suggested project topics, ideas, inventions, events, trends or issues are correlated to the
Ministry of Education’s curriculum guides, teachers can be assured that the SYHF research
project approach is consistent with the stated goals and outcomes for each grade level and
subject area. Please refer to the Appendix for the “Big Ideas” Main Index page as well as a
link to a pdf formatted version of the entire collection of research project ideas.

In terms of the topic of “Flight and flying”, three major categories or “Big Ideas” present
themselves:

        The Natural World                       Flight                  Flying




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              Teacher Resource Guide – “Flight and flying”
Step 2: Pose Real Questions (Appendix: Research Guide - Template A)

Are you interested in …………………..


           Natural                          Flight                            Flying
           World


   • How birds fly?                 • How birds fly?                •   A specific type of flying
   • A specific species of          • Some aspect of                    innovation (e.g. jets, or
   birds common to                  aerodynamics (e.g. lift,            helicopters)?
   Saskatchewan or                  drag, flying)?                  •   A specific aircraft (e.g.
   Canada?                          • How technology has                the Avro Arrow, military
   • First Nations                  changed our ability to              aircraft, marine aircraft,
   perspectives on the              fly?                                personal aircraft)?
   value of birds and               • Some First Nations            •   A particular use of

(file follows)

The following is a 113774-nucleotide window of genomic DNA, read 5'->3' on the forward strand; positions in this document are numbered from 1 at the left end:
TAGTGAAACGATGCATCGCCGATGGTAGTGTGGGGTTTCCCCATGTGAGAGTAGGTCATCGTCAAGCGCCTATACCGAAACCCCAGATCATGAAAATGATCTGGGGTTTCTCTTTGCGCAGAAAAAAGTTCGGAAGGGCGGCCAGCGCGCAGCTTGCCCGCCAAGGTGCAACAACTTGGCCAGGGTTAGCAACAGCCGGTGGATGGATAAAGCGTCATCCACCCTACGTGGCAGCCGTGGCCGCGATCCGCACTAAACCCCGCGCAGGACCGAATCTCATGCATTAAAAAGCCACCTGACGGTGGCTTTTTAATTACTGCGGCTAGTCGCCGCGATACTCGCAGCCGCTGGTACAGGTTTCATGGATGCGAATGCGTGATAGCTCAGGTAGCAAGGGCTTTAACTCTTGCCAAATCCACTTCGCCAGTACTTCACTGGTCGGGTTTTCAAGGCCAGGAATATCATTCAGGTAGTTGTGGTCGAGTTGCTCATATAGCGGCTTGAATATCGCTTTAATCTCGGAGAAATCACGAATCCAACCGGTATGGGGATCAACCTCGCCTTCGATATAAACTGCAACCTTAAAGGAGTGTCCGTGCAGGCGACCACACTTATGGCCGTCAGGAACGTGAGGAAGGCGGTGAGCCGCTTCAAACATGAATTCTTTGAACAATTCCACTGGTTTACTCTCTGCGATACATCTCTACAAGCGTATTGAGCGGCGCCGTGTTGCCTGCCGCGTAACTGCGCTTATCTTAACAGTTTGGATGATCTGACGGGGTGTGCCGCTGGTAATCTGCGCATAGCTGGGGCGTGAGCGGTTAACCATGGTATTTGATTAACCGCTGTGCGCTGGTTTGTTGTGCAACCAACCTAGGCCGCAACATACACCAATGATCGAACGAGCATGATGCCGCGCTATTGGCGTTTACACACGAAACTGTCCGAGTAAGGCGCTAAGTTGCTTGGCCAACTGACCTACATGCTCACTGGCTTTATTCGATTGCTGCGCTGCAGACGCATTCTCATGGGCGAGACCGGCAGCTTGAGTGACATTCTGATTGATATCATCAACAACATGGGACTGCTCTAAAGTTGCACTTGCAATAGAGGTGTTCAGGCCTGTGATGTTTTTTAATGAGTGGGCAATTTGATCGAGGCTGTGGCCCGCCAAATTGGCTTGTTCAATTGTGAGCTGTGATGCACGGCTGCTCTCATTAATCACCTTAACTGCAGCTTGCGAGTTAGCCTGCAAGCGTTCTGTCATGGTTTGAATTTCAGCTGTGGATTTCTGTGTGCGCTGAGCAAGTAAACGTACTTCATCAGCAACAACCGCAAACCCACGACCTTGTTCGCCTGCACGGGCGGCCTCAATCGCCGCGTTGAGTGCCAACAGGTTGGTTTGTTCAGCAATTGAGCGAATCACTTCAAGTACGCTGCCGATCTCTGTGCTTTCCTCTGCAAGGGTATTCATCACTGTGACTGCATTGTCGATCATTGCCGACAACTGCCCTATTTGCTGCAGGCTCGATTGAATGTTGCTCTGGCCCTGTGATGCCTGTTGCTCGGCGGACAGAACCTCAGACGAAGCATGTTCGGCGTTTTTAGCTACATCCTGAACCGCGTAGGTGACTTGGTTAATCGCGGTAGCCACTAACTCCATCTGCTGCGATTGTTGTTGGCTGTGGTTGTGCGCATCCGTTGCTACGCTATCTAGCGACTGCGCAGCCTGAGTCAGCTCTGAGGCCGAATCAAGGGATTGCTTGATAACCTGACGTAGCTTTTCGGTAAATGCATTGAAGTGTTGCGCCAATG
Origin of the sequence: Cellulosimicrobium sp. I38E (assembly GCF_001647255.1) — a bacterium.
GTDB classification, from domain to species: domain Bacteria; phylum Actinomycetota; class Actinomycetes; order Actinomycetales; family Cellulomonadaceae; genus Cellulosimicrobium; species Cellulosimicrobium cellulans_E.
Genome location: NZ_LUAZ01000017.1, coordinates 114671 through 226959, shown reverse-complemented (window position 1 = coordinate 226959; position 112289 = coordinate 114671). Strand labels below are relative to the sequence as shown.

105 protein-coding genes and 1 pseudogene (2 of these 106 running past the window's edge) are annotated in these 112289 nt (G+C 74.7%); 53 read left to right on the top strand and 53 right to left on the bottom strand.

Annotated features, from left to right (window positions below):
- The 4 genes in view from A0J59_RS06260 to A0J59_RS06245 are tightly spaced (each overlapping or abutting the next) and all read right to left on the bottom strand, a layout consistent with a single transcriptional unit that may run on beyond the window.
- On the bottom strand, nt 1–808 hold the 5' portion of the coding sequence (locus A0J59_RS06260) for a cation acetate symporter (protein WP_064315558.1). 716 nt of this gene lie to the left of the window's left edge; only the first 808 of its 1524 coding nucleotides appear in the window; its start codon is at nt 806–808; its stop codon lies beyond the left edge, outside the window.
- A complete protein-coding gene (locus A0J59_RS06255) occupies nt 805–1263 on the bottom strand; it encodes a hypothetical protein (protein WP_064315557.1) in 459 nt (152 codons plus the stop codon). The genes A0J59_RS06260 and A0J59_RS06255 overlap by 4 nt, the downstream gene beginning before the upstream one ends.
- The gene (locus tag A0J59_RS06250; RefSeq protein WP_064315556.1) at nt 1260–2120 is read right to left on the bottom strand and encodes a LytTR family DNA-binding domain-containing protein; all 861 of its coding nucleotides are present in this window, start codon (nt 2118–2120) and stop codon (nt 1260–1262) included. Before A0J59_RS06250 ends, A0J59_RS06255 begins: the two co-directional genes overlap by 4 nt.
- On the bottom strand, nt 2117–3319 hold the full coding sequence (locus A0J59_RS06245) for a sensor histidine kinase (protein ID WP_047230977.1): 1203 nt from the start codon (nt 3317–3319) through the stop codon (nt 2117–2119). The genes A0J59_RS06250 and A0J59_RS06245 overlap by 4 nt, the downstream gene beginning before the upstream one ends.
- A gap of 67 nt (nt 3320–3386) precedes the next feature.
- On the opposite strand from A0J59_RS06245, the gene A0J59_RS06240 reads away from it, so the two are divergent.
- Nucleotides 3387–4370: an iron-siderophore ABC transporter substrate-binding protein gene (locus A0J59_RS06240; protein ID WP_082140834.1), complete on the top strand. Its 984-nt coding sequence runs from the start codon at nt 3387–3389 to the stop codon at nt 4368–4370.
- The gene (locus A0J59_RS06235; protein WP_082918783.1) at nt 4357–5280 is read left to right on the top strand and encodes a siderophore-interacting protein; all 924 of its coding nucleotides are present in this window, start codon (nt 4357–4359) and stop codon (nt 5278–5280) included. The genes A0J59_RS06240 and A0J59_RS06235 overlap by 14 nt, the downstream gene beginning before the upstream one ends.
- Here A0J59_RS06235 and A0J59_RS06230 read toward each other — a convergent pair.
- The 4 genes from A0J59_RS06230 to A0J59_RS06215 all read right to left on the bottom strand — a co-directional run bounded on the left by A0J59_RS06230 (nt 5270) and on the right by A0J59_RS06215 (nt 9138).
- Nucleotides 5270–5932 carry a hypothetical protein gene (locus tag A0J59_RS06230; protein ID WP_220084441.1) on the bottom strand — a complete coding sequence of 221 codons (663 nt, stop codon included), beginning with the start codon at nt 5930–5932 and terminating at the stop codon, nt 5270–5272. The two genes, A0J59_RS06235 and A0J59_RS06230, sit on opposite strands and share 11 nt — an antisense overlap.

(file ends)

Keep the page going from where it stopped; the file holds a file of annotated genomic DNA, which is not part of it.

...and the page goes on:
wildlife?                        technologies that were              aircraft (military, search
   • How airplanes                  developed that used                 and rescue, personal,
   benefit or harm the              basic principles of                 commercial)?
   natural world (e.g.              flight?                         •   The historical
   pollution, airport               • Some early attempts               development of aircraft
   development, resource            at building flying                  (e.g. early attempts at
   management,                      machines?                           flying, Canada’s role in
   transportation to                                                    WWI, WWII and Korea,
   remote Northern                                                      present day uses of
   communities)?                                                        aircraft in
                                                                        Saskatchewan)?
                                                                    •   A person connected with
                                                                        the topic of “Flight and
                                                                        flying” (e.g. a pilot, a war
                                                                        hero, careers in the
                                                                        aerospace industry)?
                                                                    •   Some early attempts at
                                                                        building flying machines?
                                                                    •   Some First Nations
                                                                        technologies that were
                                                                        developed that used
                                                                        basic principles of flight?



At this point the teacher is advised to consider ways in which a “big idea”, a series of specific
questions within that big idea and then suggested activities might be combined into one
research plan. For example:

“Big Idea”



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                Teacher Resource Guide – “Flight and flying”
   •   Flight

Specific Question(s)

   •   How has technology changed our ability to fly?